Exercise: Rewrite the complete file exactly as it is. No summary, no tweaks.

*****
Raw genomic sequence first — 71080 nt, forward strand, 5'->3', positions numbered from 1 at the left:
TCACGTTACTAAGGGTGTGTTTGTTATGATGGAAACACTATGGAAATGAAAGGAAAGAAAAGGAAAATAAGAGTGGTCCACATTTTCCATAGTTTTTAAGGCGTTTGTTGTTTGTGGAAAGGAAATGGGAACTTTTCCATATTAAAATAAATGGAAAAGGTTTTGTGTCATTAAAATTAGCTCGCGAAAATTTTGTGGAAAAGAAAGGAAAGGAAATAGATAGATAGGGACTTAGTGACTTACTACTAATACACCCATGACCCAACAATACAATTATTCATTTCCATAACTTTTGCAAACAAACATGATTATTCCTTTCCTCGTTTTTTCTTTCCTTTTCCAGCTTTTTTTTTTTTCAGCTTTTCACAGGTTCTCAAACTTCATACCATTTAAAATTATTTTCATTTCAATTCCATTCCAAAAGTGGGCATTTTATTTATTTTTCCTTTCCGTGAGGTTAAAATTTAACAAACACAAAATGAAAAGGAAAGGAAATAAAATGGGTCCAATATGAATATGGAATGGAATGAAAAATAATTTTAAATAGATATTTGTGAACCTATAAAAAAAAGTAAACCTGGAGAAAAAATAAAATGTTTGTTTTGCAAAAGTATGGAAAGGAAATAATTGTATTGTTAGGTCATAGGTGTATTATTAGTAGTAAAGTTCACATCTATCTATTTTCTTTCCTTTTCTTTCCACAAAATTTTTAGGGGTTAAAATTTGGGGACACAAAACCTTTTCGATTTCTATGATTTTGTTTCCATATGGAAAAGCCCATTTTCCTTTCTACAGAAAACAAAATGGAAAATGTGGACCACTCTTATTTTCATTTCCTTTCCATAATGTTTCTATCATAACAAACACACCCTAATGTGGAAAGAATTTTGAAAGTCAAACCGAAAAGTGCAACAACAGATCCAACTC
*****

Raw genomic sequence first — 71080 nt, forward strand, 5'->3', positions numbered from 1 at the left:
TCACGTTACTAAGGGTGTGTTTGTTATGATGGAAACACTATGGAAATGAAAGGAAAGAAAAGGAAAATAAGAGTGGTCCACATTTTCCATAGTTTTTAAGGCGTTTGTTGTTTGTGGAAAGGAAATGGGAACTTTTCCATATTAAAATAAATGGAAAAGGTTTTGTGTCATTAAAATTAGCTCGCGAAAATTTTGTGGAAAAGAAAGGAAAGGAAATAGATAGATAGGGACTTAGTGACTTACTACTAATACACCCATGACCCAACAATACAATTATTCATTTCCATAACTTTTGCAAACAAACATGATTATTCCTTTCCTCGTTTTTTCTTTCCTTTTCCAGCTTTTTTTTTTTTCAGCTTTTCACAGGTTCTCAAACTTCATACCATTTAAAATTATTTTCATTTCAATTCCATTCCAAAAGTGGGCATTTTATTTATTTTTCCTTTCCGTGAGGTTAAAATTTAACAAACACAAAATGAAAAGGAAAGGAAATAAAATGGGTCCAATATGAATATGGAATGGAATGAAAAATAATTTTAAATAGATATTTGTGAACCTATAAAAAAAAGTAAACCTGGAGAAAAAATAAAATGTTTGTTTTGCAAAAGTATGGAAAGGAAATAATTGTATTGTTAGGTCATAGGTGTATTATTAGTAGTAAAGTTCACATCTATCTATTTTCTTTCCTTTTCTTTCCACAAAATTTTTAGGGGTTAAAATTTGGGGACACAAAACCTTTTCGATTTCTATGATTTTGTTTCCATATGGAAAAGCCCATTTTCCTTTCTACAGAAAACAAAATGGAAAATGTGGACCACTCTTATTTTCATTTCCTTTCCATAATGTTTCTATCATAACAAACACACCCTAATGTGGAAAGAATTTTGAAAGTCAAACCGAAAAGTGCAACAACAGATCCAACTC